- On 12 May 2020, Gilead Sciences announced voluntary licenses to five generic manufacturers in India and Pakistan allowing them to produce and sell generic versions of its drug, remdesivir, which is currently being tested for use in the treatment of COVID-19.
- As things stand, if the drug proves to be effective, Moroccan generic manufacturers will not be able to produce the drug locally. Remdesivir is patent-protected in Morocco until at least 2031.
- Civil society organizations, ALCS, AMDH and ITPC-MENA, are calling on the Moroccan government to issue a compulsory or ‘government-use’ license on all drugs and technologies with potential to treat COVID-19. If national generic manufacturers remain banned from producing the drug, access is at risk.
“Although Morocco is one of the countries that could be supplied under this license, Gilead’s decision is not good news for our country,” says Othoman Mellouk, Make Medicines Affordable campaign lead and founder of ITPC-MENA.
“If the trials of remdesivir yield conclusive results, an effective national response to the pandemic will require domestic production. Depending on foreign sources of supply in the midst of a global health crisis will not be easy, as we have seen with health products being requisitioned as they transit through a number of countries, or with the scarcity of protective masks, due to manufacturing being concentrated. What stood Morocco apart was its ability to act fast, for example, manufacturing masks locally instead of relying on delayed imports. The same will be required with any medicines approved.”
Originally developed by Gilead for use against the Ebola virus, remdesivir is now also being tested as a treatment for COVID-19. In Morocco, the drug is under a patent (MA35665), which is not due to expire until 2031. A further, abusive, patent that seeks to extend the term of protection has also been filed by Gilead and is currently under examination (EP16770866).
If this secondary-patent were to be granted, Gilead’s patent-protection would be extended until 2036. Although patent holders are granted a market monopoly until the patent expires, the government has the right to suspend this protection for public health reasons and to allow domestic production, as outlined within the flexibilities of the WTO’s Agreement on Trade-Related Aspects of Intellectual Property Rights (TRIPS Agreement)
“We call on the government to immediately apply Article 67 of Law No. 17-97 on industrial property related to government-use licenses on the remdesivir patent and also to any health products (medicines, tests, technologies) that may be needed to tackle COVID-19,” says Prof. Mehdi Karkouri, President of the ALCS.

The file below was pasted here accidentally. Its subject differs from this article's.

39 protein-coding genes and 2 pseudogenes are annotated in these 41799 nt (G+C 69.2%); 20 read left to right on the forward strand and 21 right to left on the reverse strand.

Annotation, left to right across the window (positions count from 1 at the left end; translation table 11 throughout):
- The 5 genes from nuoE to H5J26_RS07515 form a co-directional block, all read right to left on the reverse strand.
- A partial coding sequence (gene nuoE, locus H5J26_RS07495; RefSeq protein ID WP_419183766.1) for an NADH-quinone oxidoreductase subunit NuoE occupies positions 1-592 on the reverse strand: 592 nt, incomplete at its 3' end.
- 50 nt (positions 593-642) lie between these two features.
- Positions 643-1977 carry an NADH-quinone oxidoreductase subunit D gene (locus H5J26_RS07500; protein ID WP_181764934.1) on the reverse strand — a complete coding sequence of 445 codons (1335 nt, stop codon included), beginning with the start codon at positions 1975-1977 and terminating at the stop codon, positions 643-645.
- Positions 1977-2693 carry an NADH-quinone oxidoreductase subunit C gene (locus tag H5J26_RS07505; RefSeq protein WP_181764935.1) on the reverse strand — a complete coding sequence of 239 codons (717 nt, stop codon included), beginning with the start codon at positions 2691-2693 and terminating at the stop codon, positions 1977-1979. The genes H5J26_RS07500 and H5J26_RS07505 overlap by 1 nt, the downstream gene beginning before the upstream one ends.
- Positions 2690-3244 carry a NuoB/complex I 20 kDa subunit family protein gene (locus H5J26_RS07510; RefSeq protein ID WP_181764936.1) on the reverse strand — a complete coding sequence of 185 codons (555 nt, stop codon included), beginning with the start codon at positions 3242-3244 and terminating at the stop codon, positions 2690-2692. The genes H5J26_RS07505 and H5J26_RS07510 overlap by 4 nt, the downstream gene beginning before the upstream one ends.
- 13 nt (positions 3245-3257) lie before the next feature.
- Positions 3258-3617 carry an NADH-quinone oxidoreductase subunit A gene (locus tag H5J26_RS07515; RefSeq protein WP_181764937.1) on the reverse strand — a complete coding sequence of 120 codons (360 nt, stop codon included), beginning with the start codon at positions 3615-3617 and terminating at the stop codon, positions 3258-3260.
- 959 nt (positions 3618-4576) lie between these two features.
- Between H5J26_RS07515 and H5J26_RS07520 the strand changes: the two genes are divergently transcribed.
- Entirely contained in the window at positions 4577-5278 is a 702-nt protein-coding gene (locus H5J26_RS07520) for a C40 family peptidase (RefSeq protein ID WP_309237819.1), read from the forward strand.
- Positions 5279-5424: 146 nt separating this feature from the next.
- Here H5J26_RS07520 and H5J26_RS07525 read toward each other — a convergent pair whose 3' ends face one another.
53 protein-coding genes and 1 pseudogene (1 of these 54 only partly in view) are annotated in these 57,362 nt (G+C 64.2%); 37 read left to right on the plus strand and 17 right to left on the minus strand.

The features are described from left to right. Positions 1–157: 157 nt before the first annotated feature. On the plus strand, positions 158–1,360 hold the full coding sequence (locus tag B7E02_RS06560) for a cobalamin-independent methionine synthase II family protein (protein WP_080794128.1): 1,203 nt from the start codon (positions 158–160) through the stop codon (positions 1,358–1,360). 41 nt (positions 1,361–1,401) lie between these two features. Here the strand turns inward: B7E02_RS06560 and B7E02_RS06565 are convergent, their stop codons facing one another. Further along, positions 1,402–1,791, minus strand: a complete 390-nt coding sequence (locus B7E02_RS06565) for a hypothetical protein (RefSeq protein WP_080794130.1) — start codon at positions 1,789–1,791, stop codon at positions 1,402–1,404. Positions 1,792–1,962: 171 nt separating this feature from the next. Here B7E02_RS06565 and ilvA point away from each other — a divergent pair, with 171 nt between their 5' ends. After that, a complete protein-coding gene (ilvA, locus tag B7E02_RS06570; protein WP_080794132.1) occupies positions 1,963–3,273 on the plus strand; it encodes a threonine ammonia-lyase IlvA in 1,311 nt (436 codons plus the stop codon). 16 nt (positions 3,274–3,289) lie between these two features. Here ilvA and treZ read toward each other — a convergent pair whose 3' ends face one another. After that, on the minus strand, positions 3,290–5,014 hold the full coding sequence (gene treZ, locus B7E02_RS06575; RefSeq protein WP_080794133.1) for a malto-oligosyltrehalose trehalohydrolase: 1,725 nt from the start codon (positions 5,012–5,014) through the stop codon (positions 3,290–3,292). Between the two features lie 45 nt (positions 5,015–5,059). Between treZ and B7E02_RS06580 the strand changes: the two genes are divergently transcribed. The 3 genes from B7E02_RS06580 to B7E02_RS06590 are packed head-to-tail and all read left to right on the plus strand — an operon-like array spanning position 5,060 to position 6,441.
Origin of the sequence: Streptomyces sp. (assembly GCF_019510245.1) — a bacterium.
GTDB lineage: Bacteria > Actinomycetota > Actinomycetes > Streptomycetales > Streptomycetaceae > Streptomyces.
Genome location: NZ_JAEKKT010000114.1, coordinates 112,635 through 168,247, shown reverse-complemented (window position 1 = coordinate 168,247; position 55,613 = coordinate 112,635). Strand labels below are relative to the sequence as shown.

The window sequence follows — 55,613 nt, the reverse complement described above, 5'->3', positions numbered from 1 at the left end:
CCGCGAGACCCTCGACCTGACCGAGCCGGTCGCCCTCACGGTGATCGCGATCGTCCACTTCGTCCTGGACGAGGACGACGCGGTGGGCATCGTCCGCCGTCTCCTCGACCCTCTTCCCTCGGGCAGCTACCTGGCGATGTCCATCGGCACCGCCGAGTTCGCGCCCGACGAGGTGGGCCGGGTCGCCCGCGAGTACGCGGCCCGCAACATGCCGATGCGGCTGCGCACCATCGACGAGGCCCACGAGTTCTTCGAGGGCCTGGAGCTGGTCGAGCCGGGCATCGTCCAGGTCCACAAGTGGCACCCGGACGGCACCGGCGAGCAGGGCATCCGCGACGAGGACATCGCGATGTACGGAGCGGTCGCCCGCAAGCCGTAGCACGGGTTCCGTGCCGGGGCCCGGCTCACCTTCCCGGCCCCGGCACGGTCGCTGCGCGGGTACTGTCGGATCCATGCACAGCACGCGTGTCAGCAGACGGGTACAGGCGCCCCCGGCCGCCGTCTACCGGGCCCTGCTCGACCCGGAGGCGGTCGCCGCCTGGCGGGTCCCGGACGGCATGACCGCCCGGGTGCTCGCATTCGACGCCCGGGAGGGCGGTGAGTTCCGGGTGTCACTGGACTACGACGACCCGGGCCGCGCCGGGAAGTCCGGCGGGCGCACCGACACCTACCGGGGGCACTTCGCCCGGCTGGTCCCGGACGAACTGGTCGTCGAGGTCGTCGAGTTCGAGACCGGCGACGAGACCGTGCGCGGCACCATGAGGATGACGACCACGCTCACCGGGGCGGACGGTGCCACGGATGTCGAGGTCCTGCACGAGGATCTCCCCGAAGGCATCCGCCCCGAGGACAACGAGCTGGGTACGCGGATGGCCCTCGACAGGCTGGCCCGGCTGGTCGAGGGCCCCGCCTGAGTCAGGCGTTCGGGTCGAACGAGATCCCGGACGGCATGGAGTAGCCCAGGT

“This measure will ensure that our national industry is ready to respond to national needs in a timely manner.”
The article in Moroccan law that Karkouri refers to provides for the granting of “government-use licenses” for pharmaceutical products through an administrative act, upon request by the public health authority. This provision applies when medicines are not available “in sufficient quantity or quality,” or because of “abnormally high prices”.
Furthermore, negotiation with the patent-holder is not required for such licenses. This provision enables domestic needs to be met but it can also be used to export medicines to countries that do not have sufficient production capacity of their own.
This could allow for Morocco not only to ensure supply within the country but also to use its generic manufacturing capacity to come to the aid of several countries that are not covered under Gilead’s license.
The three organizations also call on Moroccan generics manufacturers to step up to meet their “national responsibility” in responding to the pandemic. Their role will be essential if demand is going to be met.
“As soon as the results of the various ongoing clinical trials are confirmed, global demand for proven effective medicines will sky-rocket,” says Dr. Aziz Ghali, President of the AMDH.
“It is highly unlikely that five generics manufacturers would be able to meet such demand alone. What guarantees are there that Morocco’s supply will be prioritized? What prices will Morocco be forced to pay? What will happen if a producer or transit country decides to requisition all of its production to secure its own domestic needs first, as India did last March? Our country must be ready for all scenarios and make use of all existing legal instruments to avoid being left behind,” Ghali concluded.
For media enquiries please contact:
- Aissam Hajji, Advocacy Officer for the International Treatment Preparedness Coalition, Middle East and North Africa region (ITPC-MENA): [email protected] (+212) 661993587
- Moulay Ahmed Douraidi, National Coordinator for advocacy and human rights at the Association Against AIDS (ALCS): [email protected] (+212) 655511362
- Aziz Rhali, President of the Moroccan Association for Human Rights (AMDH): [email protected] (+212) 661041264